The Song Remains the Same

The Hour

By Leonard Fein

Published June 17, 2008, issue of June 27, 2008.
  • Print
  • Share Share

Among my friends, there are several who travel back and forth to Israel four or five times a year, sometimes even more. Perhaps the magic wears off, the trip becomes entirely routine. I manage one or two trips a year, and though there have by now been many trips, stretching back more than half a century, some lasting nearly a year and some for just 48 hours, I freely confess to a sophistication deficit; I recall none that was less than an event.

I await just now the flight announcement for this, my first trip in a year. Inevitably, I think back to the first of the 70 that came before, the one that was by ocean liner rather than by jet plane, jet travel then still a long way off.

In truth, “ocean liner” fits only the first part of the journey, from New York to Naples, Italy. There, we boarded a vessel somewhere between an ocean liner and a scow, a ship used mainly to bring immigrants from Europe and North Africa to Israel.

As best I recall, the sleeping quarters were essentially steerage, three tiers of foreshortened bunk beds with aisles designed for children or malnourished refugees. My memory of the four or five nights on the decisively unprepossessing S.S. Artza has less to do with its official sleeping arrangements than with the entrepreneurial alternative my companions and I preferred: We discovered that on deck, there was a partitioned area rather grandly described as a “synagogue,” and that to enhance the dignity thereof, a piece of ragged carpeting had been laid down before it.

It was there we approximately slept. I say “approximately” because morning prayers began with sunup, and since there was no way to enter the synagogue without stepping on the carpet, we learned very quickly to perform the mitzvah of getting out of others’ way. We cleared the carpet with alacrity. (No, it did not occur to us to join the minyan.)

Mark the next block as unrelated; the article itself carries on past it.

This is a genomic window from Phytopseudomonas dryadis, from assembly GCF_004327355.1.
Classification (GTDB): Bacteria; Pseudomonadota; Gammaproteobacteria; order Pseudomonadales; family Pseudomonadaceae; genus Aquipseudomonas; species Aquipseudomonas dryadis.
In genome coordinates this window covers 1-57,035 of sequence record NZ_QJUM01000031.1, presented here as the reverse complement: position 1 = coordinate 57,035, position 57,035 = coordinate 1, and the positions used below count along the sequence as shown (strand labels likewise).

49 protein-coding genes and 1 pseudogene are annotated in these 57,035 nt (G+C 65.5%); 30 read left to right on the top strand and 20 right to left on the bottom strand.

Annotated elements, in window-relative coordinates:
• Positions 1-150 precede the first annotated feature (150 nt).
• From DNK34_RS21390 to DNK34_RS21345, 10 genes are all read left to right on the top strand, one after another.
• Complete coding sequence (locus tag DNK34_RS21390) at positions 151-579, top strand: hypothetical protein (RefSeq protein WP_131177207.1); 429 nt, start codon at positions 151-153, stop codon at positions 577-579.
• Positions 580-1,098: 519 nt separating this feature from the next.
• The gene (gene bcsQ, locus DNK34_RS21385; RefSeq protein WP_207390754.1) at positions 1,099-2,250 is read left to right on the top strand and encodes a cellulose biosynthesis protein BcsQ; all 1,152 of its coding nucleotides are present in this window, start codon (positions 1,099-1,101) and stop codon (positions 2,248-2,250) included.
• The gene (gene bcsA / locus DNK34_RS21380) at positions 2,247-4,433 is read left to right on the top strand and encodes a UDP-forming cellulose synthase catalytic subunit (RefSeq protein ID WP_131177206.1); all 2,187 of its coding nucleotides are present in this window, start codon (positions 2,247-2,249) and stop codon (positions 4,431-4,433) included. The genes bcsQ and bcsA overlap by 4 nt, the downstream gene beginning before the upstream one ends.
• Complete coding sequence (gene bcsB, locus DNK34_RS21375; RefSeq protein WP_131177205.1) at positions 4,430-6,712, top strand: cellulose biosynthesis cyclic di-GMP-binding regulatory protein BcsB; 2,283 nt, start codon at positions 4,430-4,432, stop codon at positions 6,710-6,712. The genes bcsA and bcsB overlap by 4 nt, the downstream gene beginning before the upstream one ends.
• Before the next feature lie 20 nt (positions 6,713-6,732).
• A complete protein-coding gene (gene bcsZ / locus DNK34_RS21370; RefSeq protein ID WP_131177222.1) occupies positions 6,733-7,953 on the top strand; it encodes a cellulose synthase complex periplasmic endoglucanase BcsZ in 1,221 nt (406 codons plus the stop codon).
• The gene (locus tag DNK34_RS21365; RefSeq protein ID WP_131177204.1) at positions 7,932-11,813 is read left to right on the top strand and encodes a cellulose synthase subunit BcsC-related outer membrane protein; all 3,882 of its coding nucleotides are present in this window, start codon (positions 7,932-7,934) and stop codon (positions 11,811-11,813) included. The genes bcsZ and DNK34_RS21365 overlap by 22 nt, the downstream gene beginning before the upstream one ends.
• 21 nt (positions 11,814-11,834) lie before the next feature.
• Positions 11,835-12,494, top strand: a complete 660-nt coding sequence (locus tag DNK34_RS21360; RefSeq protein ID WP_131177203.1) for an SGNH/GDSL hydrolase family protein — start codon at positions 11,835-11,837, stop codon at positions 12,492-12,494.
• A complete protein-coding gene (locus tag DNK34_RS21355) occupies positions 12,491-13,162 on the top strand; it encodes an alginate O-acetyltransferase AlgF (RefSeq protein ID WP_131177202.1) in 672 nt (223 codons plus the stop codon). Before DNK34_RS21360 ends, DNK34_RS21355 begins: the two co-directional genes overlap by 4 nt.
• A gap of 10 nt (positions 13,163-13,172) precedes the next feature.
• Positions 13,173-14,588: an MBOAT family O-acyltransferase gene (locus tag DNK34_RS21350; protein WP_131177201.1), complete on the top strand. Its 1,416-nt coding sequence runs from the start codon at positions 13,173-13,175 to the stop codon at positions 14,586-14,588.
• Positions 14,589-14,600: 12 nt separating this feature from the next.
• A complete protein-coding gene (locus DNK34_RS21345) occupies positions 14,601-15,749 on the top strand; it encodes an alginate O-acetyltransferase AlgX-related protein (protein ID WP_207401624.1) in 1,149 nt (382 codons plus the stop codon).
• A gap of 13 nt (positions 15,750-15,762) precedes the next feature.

Until our last night aboard. There was no sleep at all that night, as we awaited the first lights of Haifa.

Please understand: The year was 1953. Live television from Israel was unheard of. What we knew of the look of the place we’d learned from picture books, poetry, the occasional grainy newsreel, now and rarely then from an early traveler. There wasn’t all that much in the newspapers, either; as late as 1960, there was only one foreign correspondent stationed full-time in Israel.

The mass immigration that was the major fact of Israel’s first years had just tapered off, the country was still importing most of its foodstuffs, and above all else, there was the awesome awareness that we were among the first in 2,000 years to be approaching a Jewish sovereign state.

So we did not hesitate to forego sleep.

And now, safely landed, at a desk not far from the place in Jerusalem where I spent much of that year-long first visit, I no longer question the allure of the place, its topography part of my consciousness since long before I ever laid eyes on it. For all the new construction, very little of which adds to the beauty of the city and too much of which detracts from its personality, the venerable landmarks remain: In the distance, the mountains of Moab; closer in, Mount Scopus and the Mount of Olives, YMCA and the King David, each an occasion for memories both historical and personal.

I wonder: Do I feel more connected to the place than to the people? I have my friends here, of course, and family, too. But the vast rest have become ever more a mystery to me over the years. The notion that we are all connected has become so very slippery, hard to grab hold of and harder still to hold on to.

Connected to the Haredim? How? Because their holidays and mine fall on the same dates, even have the same names? But those holidays mean entirely different things to us.

Connected to the Russians? Yes, my parents were Russian, but they came to America in 1923, not after 60 years or more of living under communism, with all the consequent distortions that afflict so many of Israel’s Russians.

Israel’s Arabs? Empathy, for sure, but connection? Hardly.